Interestingly, we just received another nearly identical identification request from Massachusetts, so we feel compelled to research this more.  Termite Pellets also come to mind, but they look different from Termite Pellets we have seen in the past.

Seeds, we believe

Pokeweed Seeds, we believe

Thanks for replying. We don’t have termites..we did have a ant problem that we eradicated. I’ve done research as well and found that some insects eggs are seed imposters,?
The piles are sort of glued together in a type of thin transparent sac. As soon as you touch them with slight pressure they break free and the tidy pile collapses.
Keep me posted, my FB friends are as curious as I.
Best,
Susan.

Some ants may stockpile seeds, but we believe that is a very remote possibility.

Update:  April 12, 2015
Thanks to a comment from Teri, we believe this is a Rodent’s stash of Pokeweed seeds which are pictured on the Ohio Perennial & Biennial Weed Guide.

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Subject: What is This Thing?
Location: Michigan
October 4, 2014 8:47 am
Found in Michigan, autumn weather.
Signature: JPF

Tailless Whipscorpion allegedly found in Michigan

HOAX:  Tailless Whipscorpion allegedly found in Michigan

Dear JPF,
We would like additional information.  Did you find this creature?  Was the photograph taken by you?  If the photograph was not taken by you, from where did it come?  We are inquiring because we believe this image is part of a hoax, though it is not entirely impossible that a Tailless Whipscorpion in the order Amblypygi might have been found in Michigan since global travel is now quite routine and this Tailless Whipscorpion might have stowed away in a suitcase.  According to BugGuide, Tailless Whipscorpions have only been reported from Arizona, Texas and Florida in North America, though we imagine they might also be found in other southern states.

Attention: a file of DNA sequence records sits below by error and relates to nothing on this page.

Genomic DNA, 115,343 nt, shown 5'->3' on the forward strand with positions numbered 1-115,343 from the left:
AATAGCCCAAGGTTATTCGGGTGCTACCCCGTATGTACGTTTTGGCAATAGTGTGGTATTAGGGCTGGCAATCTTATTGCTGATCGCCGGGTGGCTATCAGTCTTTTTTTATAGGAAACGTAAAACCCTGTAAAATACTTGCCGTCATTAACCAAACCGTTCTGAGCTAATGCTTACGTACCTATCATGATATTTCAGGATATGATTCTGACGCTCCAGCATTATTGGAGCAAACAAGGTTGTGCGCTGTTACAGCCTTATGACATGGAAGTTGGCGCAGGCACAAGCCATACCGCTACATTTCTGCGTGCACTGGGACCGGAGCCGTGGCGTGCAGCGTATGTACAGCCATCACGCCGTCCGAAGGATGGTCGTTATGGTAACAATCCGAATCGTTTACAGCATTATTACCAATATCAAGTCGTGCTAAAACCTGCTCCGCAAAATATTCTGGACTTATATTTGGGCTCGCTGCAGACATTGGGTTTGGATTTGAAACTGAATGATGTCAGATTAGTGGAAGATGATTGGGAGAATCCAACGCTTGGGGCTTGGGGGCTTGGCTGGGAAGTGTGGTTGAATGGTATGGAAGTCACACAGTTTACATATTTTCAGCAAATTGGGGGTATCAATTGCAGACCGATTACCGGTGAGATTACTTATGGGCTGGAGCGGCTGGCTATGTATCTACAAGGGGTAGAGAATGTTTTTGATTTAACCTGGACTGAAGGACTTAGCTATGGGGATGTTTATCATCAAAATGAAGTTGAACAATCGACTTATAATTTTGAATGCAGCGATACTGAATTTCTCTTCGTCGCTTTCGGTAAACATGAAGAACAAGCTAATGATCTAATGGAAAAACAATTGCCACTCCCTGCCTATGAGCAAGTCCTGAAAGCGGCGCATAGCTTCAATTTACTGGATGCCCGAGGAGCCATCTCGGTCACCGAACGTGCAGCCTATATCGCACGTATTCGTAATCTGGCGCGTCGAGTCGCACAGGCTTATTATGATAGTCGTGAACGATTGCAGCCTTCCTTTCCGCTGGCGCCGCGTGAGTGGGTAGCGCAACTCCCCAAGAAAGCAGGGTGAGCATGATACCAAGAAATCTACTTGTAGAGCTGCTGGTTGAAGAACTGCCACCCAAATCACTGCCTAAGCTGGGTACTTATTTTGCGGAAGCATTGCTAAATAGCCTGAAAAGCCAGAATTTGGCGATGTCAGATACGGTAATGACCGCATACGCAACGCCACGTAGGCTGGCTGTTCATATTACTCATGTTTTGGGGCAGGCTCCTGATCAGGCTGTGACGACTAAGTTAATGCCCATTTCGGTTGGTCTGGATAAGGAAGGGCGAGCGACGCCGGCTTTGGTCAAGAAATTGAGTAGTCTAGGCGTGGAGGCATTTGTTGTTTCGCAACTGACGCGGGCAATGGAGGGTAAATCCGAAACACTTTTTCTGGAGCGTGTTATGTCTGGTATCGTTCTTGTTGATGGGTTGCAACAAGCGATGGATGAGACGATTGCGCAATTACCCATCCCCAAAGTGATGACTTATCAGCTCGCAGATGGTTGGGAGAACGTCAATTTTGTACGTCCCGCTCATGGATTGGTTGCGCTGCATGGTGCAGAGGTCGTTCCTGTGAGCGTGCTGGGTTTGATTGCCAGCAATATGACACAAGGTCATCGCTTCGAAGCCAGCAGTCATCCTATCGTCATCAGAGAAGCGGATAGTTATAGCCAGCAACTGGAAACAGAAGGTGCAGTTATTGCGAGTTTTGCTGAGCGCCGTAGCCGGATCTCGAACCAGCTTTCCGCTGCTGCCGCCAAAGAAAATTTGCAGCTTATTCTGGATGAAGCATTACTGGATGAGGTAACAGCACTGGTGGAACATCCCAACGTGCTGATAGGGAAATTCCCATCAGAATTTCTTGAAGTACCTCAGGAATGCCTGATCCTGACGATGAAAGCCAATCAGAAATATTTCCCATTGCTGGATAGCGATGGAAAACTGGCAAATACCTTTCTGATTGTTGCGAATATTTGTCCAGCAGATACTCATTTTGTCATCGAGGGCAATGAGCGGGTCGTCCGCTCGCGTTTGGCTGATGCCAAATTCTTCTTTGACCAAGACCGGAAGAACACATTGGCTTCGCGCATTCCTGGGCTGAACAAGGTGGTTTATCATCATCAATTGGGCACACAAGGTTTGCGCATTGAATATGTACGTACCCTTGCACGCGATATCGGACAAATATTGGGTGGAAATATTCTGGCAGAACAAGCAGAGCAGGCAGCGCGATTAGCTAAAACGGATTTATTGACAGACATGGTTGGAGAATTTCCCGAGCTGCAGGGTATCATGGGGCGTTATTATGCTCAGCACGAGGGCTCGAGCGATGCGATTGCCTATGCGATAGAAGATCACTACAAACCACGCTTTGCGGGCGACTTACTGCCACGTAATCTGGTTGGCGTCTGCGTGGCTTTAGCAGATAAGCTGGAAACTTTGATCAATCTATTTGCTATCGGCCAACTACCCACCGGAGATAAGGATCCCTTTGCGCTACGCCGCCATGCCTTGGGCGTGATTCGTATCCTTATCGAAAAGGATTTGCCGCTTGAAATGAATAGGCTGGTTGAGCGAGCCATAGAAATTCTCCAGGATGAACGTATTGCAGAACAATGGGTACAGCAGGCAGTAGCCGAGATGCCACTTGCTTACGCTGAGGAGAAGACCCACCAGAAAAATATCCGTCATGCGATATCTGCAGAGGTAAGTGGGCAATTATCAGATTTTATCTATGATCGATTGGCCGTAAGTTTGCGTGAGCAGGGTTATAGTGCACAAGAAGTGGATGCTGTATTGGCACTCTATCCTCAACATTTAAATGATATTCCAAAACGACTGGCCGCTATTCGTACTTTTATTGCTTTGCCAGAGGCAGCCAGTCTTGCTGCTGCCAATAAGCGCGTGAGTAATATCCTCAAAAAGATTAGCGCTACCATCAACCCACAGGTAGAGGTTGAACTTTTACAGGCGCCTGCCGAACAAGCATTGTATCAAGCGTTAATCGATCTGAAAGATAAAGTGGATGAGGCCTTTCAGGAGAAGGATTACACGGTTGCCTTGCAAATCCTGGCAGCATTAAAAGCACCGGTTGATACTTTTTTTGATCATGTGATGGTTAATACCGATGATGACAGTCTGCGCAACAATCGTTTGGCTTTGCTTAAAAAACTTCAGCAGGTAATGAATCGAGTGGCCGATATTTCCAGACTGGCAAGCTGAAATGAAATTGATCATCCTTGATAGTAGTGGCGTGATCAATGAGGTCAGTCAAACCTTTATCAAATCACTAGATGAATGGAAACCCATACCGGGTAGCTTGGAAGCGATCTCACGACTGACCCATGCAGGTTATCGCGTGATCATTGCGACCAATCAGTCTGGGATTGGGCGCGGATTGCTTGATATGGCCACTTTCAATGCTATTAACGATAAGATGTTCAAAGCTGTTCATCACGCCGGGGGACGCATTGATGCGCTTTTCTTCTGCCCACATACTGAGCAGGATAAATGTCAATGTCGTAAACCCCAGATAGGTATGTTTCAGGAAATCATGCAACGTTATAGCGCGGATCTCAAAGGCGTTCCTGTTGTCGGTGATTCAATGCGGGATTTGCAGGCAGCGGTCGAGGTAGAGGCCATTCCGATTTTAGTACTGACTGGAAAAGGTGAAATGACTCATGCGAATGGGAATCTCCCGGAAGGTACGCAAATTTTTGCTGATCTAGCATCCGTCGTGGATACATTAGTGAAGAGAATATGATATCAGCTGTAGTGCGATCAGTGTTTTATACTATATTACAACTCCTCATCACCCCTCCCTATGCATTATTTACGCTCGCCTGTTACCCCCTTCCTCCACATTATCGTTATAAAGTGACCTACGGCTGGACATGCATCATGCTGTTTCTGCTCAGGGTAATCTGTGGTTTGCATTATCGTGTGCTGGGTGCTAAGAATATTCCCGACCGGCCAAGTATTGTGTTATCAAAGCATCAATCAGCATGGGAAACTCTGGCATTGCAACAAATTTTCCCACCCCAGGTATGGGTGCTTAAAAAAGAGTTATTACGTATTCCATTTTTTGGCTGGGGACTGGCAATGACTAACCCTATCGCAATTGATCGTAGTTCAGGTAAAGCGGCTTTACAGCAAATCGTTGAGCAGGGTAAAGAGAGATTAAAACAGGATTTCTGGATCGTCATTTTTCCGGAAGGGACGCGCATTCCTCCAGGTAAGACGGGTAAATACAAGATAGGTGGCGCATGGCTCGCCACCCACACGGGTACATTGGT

Tailless Whipscorpions are found throughout Central and South America and they are also found in warm, Old World countries.

It’s a hoax.  My neighbor said they found it, but I found the exact same image online associate with a “cave spider”.

Thanks for the confirmation that you have been “Hoaxed” by your neighbor.

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Subject: stumped…
Location: mojave desert, southern california
September 7, 2014 4:59 pm
I just bought some land in southern California about 5 miles outside of Boron. We were returning from working the land and I stopped to pee…saw this perfectly circular hole in the ground surrounded by pebbles and stuff that seemed to be cemented together. The hole itself was about an inch across and seemed to be coated with very dense web down it’s sides. The cemented pebbles and such looked like it would be hard to the touch but it was flexible. I took some pictures and though maybe whatever lived there would pop out but nothing showed. Is this an abandoned trapdoor spider lair or what? I am curious!!
Signature: John Roush

What made the hole???

What made the hole???

Hi John,
We have to use reverse elimination here, and we know it is not a Crayfish hole, and we don’t believe it to be a Trapdoor Spider hole or a Wolf Spider hole.
  WE are going to post it and classify it as an unsolved Mystery.